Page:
Wang Chuanchao et. al.’s article appear as preprint on BioRxiv
On May 16, an article entitled “The genetic prehistory of the Greater Caucasus” co-authored by an international research team was posted as a preprint on BioRxiv. The 46 researchers on this team hail from 36 research units across the world including Department of Anthropology, Xiamen University; German Maple Institute, German Archeological Institute; Russian Federation of Cultural Heritage; Department of Anthropology, University of Vienna, Austria; College of Archeology, University College Dublin, Ireland; Lomonosov Department of Archaeology and Anthropology Museum; Moscow State University, Russian National Museum of Oriental Art; Department of History, Dagestan Institute of Archaeology and Ethnography, Russian Federation; Department of Anthropology, Wellesley College, USA; Prehistoric and Archaeological Sciences Institute, University of Basel, Switzerland; German National Heritage Museum etc. Wang Chuanchao, a researcher from the Department of Anthropology and Ethnology of Xiamen University, is the first and corresponding author of the article and the only co-author from China on this international team.
In recent years, Archaeogenetic studies have found that the steppe people of the Yamnaya culture of the early and middle Bronze Ages were the likely result of a mixture of Eastern and Caucasus hunter-gatherers. However, it remains unclear when and where this ancestral group arose and whether it was related to a series of cultural and technological innovations and dispersal of Indo-European Languages in the 4th millennium BCE. To find the answer, Wang Chuanchao et.al. generated genome-wide SNP data from 45 prehistoric individuals along a 3000-year temporal transect in the North Caucasus. By comparing with the ancient and modern populations through the published data, they found that the prehistoric people of the North Caucasus were genetically different from those of the adjacent steppe, but were genetically similar to the contemporaneous populations of the South Caucasus. The steppe groups from Yamnaya and subsequent pastoralist cultures show evidence for previously undetected Anatolian farmer-related ancestry from different contact zones. The ancestral components of the agricultural population were most likely to have entered the Eurasian steppe via the route on the western side. The findings of the study are deemed critical for the comprehensive analysis of the early origins and spread of the Indo-European populations. Meanwhile, the Steppe Maykop individuals are found to harbor additional Upper Palaeolithic Siberian and Native American related ancestry, indicating their wide distribution in the Eurasian steppe once upon a time.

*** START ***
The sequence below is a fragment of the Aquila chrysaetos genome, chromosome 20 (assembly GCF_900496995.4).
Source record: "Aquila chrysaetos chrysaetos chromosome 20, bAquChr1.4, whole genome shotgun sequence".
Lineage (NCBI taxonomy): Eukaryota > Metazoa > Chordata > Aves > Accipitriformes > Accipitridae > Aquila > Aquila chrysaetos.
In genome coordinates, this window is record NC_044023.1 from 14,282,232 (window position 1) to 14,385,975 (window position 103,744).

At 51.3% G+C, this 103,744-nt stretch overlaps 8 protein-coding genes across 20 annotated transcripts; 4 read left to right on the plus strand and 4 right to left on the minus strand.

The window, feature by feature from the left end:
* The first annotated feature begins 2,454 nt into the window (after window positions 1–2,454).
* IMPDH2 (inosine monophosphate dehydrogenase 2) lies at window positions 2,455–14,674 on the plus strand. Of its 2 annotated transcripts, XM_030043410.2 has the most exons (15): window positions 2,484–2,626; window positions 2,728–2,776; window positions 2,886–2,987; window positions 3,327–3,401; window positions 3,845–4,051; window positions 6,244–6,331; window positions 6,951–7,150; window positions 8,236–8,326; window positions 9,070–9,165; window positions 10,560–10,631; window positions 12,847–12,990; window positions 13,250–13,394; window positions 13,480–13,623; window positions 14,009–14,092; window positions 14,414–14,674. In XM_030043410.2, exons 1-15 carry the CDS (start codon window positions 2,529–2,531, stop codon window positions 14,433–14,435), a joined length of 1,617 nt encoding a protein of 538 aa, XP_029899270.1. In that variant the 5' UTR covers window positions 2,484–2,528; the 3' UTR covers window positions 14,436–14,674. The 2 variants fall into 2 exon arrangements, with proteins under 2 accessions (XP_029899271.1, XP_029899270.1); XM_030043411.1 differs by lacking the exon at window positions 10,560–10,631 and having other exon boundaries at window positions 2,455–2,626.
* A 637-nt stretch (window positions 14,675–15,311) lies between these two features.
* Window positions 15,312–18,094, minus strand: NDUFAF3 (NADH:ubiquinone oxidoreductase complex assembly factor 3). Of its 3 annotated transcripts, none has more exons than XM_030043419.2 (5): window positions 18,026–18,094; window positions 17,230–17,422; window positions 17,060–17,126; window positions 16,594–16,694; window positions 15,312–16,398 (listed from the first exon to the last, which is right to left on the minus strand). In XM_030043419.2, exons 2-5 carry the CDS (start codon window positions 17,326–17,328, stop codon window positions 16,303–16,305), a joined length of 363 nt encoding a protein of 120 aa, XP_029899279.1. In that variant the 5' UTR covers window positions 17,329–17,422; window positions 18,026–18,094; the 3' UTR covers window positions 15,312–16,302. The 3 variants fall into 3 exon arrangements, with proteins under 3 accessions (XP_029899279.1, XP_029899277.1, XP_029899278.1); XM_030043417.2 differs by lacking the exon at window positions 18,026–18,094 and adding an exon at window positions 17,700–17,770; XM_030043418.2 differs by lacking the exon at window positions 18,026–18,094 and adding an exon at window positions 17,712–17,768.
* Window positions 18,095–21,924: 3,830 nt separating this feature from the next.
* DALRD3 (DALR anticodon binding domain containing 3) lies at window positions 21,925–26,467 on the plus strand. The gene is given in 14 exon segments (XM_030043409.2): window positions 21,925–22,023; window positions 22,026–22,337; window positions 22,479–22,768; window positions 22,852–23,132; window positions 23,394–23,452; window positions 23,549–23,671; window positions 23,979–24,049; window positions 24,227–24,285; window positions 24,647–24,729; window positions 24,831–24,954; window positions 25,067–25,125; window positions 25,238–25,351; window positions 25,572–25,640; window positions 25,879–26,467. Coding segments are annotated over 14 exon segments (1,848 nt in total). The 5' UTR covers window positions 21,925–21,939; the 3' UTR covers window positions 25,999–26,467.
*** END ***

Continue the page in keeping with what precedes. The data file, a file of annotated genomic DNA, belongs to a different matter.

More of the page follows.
The study was funded by the German Max Planck Institute, the German Institute of Archeology, and the Nanqiang Top Youth Talent Support Program of Xiamen University.